James MacCullagh

James MacCullagh
James MacCullagh (1809–1847)
Landahaussy, County Tyrone, now Northern Ireland
Died24 October 1847, Dublin, Ireland
Known forTheory of elasticity
AwardsCunningham Medal (1838), Copley Medal (1842)
Scientific career

James MacCullagh (1809 – 24 October 1847) was an Irish mathematician.

Early life

MacCullagh was born in Landahaussy, near Plumbridge, County Tyrone, Ireland, but the family moved to Curly Hill, Strabane when James was about 10. He was the eldest of twelve children and demonstrated mathematical talent at an early age. He entered Trinity College Dublin as a student in 1824, winning a scholarship in 1827 and graduating in 1829.


He became a fellow of Trinity College Dublin in 1832 and was a contemporary there of William Rowan Hamilton. He became a member of the Royal Irish Academy in 1833. In 1835 he was appointed Erasmus Smith's Professor of Mathematics at Trinity College Dublin and in 1843 became Erasmus Smith's Professor of Natural and Experimental Philosophy. He was an inspiring teacher and taught notable scholars, including Samuel Haughton, Andrew Searle Hart, John Kells Ingram and George Salmon.

He had been involved in repeated priority disputes with Hamilton. In 1832, Hamilton published a prediction of conical refraction. In 1833, MacCullagh claimed that it is a special case of a theorem he published in 1830 that he did not explicate, since it was not relevant to that particular paper. In 1842, Hamilton speculated on a model of ether, to which MacCullagh claimed that he had speculated on the same model.

Although he worked mostly on optics, he is also remembered for his work on geometry; his most significant work in optics was published in the mid-to-late 1830s; his most significant work on geometry On surfaces of the second order was published in 1843. He was awarded the Cunningham Medal of the Royal Irish Academy in 1838 for his paper on On the laws of crystalline reflexion and refraction. He won the Copley medal for his work on the nature of light in 1842.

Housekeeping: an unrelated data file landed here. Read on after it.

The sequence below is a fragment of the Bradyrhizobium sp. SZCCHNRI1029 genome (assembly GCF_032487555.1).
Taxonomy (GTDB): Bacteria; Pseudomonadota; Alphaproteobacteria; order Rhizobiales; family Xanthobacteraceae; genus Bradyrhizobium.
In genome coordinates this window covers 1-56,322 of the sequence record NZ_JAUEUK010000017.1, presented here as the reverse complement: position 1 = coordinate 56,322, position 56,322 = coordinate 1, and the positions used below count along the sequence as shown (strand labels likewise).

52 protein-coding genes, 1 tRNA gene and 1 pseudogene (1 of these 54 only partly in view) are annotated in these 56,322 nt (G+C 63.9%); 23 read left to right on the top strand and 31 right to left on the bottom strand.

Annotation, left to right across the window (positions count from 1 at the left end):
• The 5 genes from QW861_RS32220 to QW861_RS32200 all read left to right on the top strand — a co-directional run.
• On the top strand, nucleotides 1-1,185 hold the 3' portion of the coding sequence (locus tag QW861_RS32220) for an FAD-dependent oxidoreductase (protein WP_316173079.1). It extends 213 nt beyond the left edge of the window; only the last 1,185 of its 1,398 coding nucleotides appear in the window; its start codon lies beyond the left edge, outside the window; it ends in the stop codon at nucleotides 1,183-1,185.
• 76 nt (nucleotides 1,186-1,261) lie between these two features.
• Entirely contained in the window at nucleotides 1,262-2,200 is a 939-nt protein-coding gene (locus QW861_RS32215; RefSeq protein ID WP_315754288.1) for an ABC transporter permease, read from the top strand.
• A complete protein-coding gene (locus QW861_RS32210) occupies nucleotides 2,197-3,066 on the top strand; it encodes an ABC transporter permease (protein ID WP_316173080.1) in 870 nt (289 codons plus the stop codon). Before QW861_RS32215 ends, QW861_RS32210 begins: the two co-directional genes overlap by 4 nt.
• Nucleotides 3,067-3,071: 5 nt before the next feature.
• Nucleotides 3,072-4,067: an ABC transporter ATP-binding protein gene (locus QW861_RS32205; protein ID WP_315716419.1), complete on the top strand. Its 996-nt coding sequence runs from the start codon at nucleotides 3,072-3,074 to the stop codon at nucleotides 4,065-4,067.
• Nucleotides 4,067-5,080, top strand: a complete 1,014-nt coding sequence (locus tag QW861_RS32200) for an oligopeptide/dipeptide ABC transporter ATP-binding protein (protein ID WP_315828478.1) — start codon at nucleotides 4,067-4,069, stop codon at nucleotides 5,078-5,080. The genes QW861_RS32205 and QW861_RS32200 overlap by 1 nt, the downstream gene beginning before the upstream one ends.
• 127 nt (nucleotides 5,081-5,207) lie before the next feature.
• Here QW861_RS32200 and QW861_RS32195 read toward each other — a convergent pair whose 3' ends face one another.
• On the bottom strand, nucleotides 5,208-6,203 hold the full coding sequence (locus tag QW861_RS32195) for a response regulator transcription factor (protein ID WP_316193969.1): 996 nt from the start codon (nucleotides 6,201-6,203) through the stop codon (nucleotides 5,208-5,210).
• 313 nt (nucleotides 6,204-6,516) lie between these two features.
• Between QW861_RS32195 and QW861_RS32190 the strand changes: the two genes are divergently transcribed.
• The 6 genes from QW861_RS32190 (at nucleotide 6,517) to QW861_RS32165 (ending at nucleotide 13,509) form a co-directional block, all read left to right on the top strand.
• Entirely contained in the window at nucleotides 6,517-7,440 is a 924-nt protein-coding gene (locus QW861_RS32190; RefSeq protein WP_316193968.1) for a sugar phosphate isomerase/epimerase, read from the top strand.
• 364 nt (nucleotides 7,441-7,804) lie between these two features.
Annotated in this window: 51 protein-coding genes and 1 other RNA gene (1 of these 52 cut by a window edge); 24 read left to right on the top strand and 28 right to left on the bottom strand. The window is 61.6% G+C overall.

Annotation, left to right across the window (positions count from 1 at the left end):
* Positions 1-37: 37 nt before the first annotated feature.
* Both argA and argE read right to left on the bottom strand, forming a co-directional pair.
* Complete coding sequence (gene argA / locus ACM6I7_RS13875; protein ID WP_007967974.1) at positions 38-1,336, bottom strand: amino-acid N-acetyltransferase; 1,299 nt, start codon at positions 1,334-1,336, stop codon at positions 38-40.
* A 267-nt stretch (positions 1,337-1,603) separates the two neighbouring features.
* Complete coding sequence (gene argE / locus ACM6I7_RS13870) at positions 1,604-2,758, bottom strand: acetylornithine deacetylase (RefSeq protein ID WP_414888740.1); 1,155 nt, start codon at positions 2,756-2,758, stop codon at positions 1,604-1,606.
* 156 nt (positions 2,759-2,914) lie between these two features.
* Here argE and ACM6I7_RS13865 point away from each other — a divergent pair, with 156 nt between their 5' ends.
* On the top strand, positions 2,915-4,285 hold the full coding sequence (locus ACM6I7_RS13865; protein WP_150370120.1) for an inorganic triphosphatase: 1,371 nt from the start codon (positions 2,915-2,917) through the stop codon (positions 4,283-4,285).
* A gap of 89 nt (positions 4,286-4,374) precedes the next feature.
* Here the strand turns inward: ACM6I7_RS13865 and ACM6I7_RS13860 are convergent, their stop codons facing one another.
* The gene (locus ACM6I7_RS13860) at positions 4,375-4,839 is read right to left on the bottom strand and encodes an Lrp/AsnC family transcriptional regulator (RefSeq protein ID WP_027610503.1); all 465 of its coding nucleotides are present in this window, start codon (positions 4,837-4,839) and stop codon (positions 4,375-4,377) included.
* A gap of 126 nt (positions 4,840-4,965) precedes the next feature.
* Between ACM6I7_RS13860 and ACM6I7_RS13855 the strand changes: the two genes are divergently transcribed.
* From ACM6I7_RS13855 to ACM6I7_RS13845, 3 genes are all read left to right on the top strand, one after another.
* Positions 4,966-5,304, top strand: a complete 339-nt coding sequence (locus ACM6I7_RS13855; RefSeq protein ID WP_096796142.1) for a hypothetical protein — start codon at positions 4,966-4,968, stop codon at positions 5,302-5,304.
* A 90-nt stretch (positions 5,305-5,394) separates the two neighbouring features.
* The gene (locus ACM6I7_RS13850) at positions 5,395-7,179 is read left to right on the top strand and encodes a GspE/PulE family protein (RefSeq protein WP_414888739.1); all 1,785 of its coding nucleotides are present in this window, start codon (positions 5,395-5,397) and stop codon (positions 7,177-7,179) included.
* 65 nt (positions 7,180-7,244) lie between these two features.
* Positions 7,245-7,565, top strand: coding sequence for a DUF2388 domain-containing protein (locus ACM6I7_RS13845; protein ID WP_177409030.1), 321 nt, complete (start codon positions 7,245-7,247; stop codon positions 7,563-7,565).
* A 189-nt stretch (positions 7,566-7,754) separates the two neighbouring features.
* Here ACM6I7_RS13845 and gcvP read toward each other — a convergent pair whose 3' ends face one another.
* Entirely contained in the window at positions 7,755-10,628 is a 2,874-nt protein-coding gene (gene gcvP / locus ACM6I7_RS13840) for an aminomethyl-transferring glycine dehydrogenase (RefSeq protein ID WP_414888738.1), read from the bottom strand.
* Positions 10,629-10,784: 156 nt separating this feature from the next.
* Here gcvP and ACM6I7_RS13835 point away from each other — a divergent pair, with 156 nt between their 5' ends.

MacCullagh was involved with the British Association for the Advancement of Science. He corresponded with many notable scientists, including John Herschel and Charles Babbage. In Passages from the Life of a Philosopher, Charles Babbage wrote that MacCullagh was "an excellent friend of mine" and discussed the benefits and drawbacks of the analytical engine with him.

Work on Light and Optics

MacCullagh's most important paper on optics, An essay towards a dynamical theory of crystalline reflection and refraction, was presented to the Royal Irish Academy in December 1839. The paper begins by defining what was then a new concept, the curl of a vector field. (The term 'curl' was first used by James Clerk Maxwell in 1870.) MacCullagh first showed that the curl is a covariant vector in the sense that its components are transformed in the appropriate manner under coordinate rotation. Taking his cue from George Green, he set out to develop a potential function for a dynamical theory for the transmission of light.

MacCullagh found that a conventional potential function proportional to the squared norm of the displacement field was incompatible with known properties of light waves. In order to support only transverse waves, he found that the potential function must be proportional to the squared norm of the curl of the displacement field. It was accepted that his radical choice ruled out any hope for a mechanical model for the ethereal medium. Nevertheless, the field equations stemming from this purely gyrostatic medium were shown to be in accord with all known laws, including those of Snell and Augustin-Jean Fresnel.